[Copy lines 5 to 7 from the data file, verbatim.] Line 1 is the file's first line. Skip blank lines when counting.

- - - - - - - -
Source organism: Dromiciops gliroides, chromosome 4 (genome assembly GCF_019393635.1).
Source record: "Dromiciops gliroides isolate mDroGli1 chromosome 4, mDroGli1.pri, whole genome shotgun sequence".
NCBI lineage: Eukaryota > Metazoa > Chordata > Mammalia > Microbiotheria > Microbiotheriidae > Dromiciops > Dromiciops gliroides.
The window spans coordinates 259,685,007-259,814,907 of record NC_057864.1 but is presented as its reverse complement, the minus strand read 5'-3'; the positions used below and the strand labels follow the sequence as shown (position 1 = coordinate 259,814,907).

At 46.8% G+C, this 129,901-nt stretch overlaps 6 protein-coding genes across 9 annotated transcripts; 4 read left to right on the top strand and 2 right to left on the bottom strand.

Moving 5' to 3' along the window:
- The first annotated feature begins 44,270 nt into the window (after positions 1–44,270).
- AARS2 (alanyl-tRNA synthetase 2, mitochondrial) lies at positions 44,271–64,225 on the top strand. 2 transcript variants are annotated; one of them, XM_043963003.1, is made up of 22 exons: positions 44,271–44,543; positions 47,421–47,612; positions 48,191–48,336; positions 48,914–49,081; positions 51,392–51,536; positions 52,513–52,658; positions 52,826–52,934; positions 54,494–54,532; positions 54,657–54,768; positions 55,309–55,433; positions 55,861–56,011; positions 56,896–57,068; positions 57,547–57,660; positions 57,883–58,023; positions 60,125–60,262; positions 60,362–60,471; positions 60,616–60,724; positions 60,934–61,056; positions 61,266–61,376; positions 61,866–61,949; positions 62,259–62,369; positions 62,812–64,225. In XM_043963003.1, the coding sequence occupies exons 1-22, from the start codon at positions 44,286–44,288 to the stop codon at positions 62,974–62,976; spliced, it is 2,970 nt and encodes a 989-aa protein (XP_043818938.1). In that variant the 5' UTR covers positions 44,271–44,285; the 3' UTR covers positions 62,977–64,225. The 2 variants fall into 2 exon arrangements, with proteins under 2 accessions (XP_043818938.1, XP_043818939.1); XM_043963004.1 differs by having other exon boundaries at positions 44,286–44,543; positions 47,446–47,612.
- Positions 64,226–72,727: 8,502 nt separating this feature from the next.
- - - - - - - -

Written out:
At 46.8% G+C, this 129,901-nt stretch overlaps 6 protein-coding genes across 9 annotated transcripts; 4 read left to right on the top strand and 2 right to left on the bottom strand.

Moving 5' to 3' along the window:
- The first annotated feature begins 44,270 nt into the window (after positions 1–44,270).